This is the new Genesis X Concept, an electric grand touring car with extreme presence. Unveiled in Los Angeles, California, the concept previews a forthcoming flagship electric car and appears to be more production-ready than the 2018 Essentia concept.
In the late-2000s, when electric and alternatively powered cars started bursting onto the scene in earnest, the trending topic was whether these new propulsion systems needed to be cloaked in a new design language to showcase their alternative powertrains. While some carmakers tried this – GM, Toyota and BMW, to name a few – this was largely unappreciated by customers. They were already early adopters of new technology and they didn’t necessarily want to be so visible; blazing down an unconventional aesthetic path wasn’t on their agenda.
Fast forward a decade and markets worldwide have made the decision for us. SUVs and crossovers are what the global market craves, and so the sea of automotive manufacturers is catering to this demand. Some have stopped building cars altogether, opting instead to exclusively build larger crossovers and trucks, where, incidentally, profit margins are greater. Genesis, the premium car brand from the Hyundai Motor Group, is not one of those companies.
Genesis is still in its nascent phase but has been coming in strong with a series of concepts that informed later production vehicles. I remember seeing the GV80 and Essentia concepts in the flesh at Pebble Beach and marveling over the ‘two lines’ lighting and minimal surface treatment, which was reminiscent of a sculpture. It was calm and graceful but powerful and commanding at the same time. And the proportions were perfect.
The four-seat Genesis X is long, low and wide. It’s traditional in its proportions but not in its surfacing, with a very strong undercut character line arching over the shoulder along the body, starting from the top of the clamshell hood to the rear. This is the only demarcating line on the bodyside. There is no eye-catcher element in the door, only a soft surface volume leading down into the rocker panel.
The roofline, meanwhile, sweeps over the top of the car in a refined gesture that recalls previous German GTs and the two-line signature is present in the lower rear corner of the DLO surround. At the rear it’s equally minimalistic, the concave truck lid surface is reminiscent of the Italian coda tronca cars while the two-line motif is repeated beneath the bumper in a gesture that seemingly outlines twin exhaust outlets.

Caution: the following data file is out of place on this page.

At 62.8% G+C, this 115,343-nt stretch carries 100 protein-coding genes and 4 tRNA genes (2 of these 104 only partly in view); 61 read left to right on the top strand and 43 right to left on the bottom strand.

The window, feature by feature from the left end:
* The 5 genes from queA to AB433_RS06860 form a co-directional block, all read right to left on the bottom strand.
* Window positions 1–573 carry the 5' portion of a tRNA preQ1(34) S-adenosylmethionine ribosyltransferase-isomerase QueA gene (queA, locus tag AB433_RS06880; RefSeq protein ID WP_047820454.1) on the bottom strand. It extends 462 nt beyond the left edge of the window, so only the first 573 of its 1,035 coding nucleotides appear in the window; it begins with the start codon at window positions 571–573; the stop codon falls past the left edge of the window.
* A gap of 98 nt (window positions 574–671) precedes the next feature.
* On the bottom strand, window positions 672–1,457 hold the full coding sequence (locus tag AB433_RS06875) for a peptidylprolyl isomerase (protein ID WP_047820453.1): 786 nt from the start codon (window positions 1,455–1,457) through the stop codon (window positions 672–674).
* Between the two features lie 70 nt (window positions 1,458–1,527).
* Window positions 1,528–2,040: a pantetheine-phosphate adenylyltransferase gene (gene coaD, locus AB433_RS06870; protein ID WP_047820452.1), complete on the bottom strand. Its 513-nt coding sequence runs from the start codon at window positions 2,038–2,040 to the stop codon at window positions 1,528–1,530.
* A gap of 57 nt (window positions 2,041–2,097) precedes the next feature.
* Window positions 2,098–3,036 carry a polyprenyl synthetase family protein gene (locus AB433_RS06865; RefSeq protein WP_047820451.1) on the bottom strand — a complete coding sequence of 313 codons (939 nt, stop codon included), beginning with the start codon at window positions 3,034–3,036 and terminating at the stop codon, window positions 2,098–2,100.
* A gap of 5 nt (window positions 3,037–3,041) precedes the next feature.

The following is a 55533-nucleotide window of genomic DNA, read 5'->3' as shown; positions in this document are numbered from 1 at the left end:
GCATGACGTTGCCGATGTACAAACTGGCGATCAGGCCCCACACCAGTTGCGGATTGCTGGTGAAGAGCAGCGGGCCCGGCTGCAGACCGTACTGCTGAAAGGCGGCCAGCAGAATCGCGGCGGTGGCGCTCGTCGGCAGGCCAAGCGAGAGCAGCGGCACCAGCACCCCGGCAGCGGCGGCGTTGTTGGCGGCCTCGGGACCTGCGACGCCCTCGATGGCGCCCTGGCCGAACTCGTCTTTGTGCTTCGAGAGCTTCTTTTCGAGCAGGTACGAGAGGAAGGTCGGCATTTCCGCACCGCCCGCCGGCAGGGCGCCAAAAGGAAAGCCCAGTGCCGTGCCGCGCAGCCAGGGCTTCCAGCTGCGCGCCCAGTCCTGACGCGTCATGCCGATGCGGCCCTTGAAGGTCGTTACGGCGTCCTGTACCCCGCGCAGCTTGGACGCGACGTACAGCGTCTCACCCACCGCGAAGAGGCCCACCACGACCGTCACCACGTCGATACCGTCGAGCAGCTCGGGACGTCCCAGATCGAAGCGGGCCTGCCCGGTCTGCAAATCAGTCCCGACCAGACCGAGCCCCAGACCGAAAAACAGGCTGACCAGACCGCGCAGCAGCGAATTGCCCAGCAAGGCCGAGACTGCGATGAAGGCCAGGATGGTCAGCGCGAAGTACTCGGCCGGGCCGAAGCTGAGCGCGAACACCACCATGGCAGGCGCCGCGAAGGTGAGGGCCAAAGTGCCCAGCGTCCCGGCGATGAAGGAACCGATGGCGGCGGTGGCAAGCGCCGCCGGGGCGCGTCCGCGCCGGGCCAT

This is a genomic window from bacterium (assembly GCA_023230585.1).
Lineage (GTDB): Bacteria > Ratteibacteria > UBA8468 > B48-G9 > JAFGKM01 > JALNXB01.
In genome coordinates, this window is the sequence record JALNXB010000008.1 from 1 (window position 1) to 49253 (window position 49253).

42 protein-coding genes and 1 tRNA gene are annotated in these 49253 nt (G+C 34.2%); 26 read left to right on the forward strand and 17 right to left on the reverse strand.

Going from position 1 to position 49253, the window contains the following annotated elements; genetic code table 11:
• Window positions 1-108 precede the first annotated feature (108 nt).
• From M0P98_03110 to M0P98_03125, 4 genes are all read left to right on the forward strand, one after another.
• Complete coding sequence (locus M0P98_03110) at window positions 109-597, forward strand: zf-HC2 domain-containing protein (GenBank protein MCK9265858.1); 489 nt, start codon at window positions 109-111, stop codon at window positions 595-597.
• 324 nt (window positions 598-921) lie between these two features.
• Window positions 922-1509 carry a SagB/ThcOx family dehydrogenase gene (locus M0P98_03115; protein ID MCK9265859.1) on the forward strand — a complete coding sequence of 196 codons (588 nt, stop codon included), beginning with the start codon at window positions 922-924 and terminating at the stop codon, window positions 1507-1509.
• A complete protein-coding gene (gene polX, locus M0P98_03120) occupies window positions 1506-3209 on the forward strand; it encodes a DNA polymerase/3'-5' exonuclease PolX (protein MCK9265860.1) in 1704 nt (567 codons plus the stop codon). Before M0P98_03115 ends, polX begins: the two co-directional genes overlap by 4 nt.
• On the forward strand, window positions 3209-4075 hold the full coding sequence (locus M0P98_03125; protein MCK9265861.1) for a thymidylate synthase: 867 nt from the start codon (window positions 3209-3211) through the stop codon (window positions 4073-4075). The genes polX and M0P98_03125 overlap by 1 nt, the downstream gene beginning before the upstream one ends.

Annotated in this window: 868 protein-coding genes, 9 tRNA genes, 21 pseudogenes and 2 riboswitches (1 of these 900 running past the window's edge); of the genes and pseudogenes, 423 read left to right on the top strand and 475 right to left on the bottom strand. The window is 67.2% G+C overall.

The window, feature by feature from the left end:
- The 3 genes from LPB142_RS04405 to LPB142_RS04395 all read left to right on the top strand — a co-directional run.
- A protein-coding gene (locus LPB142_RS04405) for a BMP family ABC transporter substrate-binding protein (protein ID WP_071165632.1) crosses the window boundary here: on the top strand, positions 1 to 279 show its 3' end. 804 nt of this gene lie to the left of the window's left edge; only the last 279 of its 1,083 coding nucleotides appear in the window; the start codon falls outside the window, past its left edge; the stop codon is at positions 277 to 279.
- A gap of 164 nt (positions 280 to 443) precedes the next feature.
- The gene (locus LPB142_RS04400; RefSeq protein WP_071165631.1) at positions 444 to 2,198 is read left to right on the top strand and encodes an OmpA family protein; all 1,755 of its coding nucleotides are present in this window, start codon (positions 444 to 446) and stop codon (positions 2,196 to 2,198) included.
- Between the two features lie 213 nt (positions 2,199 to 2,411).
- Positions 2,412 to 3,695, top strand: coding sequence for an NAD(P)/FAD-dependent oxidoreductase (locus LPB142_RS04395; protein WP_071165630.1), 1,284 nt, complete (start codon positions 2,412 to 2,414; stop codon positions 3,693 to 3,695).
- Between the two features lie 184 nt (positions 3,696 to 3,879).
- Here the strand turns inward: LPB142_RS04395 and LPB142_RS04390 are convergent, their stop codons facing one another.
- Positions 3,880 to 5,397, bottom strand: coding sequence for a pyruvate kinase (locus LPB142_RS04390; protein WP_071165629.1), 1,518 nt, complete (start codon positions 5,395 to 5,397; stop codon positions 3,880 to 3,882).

The fenders have been pushed out over the track communicating the sense of power coming from all four wheels and giving the car a very planted stance. Designers may have gone a bit overboard with the ‘two lines’ lighting, which carries over through the wheel arches aft of the front fenders, but it’s something fresh and new and will be a unique brand identifier. This also serves to visually elongate the front end and give the car a strong dash-to-axle read with the cabin pushed far back. This has always been used to communicate power.
From the horizontal lighting bars and its forward-canted shield-shaped grille to the 3D-printed five-spoke alloy wheels and muscular fenders, the concept’s exterior is lean and menacing, while the interior is a serene space that blends technology with elegance and sophistication. It’s clean and minimal, with all of the functions neatly placed around the driver, the main focal point.
The unique sphere gear selector – which I’d love to try – and hidden air vents are juxtaposed with brogue leather seats, a weave-patterned fabric made of upcycled leather and beautiful metal detailing as a nod to traditional luxury. The ambient lighting, color-coded stitching and bi-tone, contrasting colorway – a traditional scotch brown-colored leather cockpit and ocean wave green blue passenger area – mix the feeling of modernity with old-world elegance and craftsmanship. Genesis designers haven’t overlooked any element.
In the age of dominant vehicle typologies and the rise in electrification, brand identity and differentiation amongst vehicle manufacturers will be paramount. The Genesis X concept proves that can be achieved through reworking a lauded vehicle typology and proportions that we all know (and love). The concept puts a fresh spin on traditional Gran Turismo luxury cues to create a fresh interpretation that is thoroughly modern in feeling and execution. It’s another strong showing from the Hyundai Motor Group.